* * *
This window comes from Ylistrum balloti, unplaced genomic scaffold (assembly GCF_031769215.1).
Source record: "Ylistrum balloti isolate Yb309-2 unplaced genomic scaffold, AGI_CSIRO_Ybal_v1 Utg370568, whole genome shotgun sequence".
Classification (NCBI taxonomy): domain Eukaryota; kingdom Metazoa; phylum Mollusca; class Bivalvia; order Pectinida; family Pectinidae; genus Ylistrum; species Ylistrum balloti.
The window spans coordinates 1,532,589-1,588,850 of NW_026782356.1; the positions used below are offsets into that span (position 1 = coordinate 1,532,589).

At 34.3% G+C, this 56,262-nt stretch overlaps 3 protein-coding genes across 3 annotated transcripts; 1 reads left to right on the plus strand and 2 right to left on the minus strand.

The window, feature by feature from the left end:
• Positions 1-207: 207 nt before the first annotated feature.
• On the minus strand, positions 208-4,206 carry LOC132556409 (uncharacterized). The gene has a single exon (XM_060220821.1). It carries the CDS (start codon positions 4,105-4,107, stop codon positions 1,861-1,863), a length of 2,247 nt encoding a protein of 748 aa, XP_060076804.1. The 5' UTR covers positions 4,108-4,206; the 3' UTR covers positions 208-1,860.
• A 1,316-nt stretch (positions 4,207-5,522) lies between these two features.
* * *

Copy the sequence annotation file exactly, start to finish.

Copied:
This window comes from Ylistrum balloti, unplaced genomic scaffold (assembly GCF_031769215.1).
Source record: "Ylistrum balloti isolate Yb309-2 unplaced genomic scaffold, AGI_CSIRO_Ybal_v1 Utg370568, whole genome shotgun sequence".
Classification (NCBI taxonomy): domain Eukaryota; kingdom Metazoa; phylum Mollusca; class Bivalvia; order Pectinida; family Pectinidae; genus Ylistrum; species Ylistrum balloti.
The window spans coordinates 1,532,589-1,588,850 of NW_026782356.1; the positions used below are offsets into that span (position 1 = coordinate 1,532,589).

At 34.3% G+C, this 56,262-nt stretch overlaps 3 protein-coding genes across 3 annotated transcripts; 1 reads left to right on the plus strand and 2 right to left on the minus strand.

The window, feature by feature from the left end:
• Positions 1-207: 207 nt before the first annotated feature.
• On the minus strand, positions 208-4,206 carry LOC132556409 (uncharacterized). The gene has a single exon (XM_060220821.1). It carries the CDS (start codon positions 4,105-4,107, stop codon positions 1,861-1,863), a length of 2,247 nt encoding a protein of 748 aa, XP_060076804.1. The 5' UTR covers positions 4,108-4,206; the 3' UTR covers positions 208-1,860.
• A 1,316-nt stretch (positions 4,207-5,522) lies between these two features.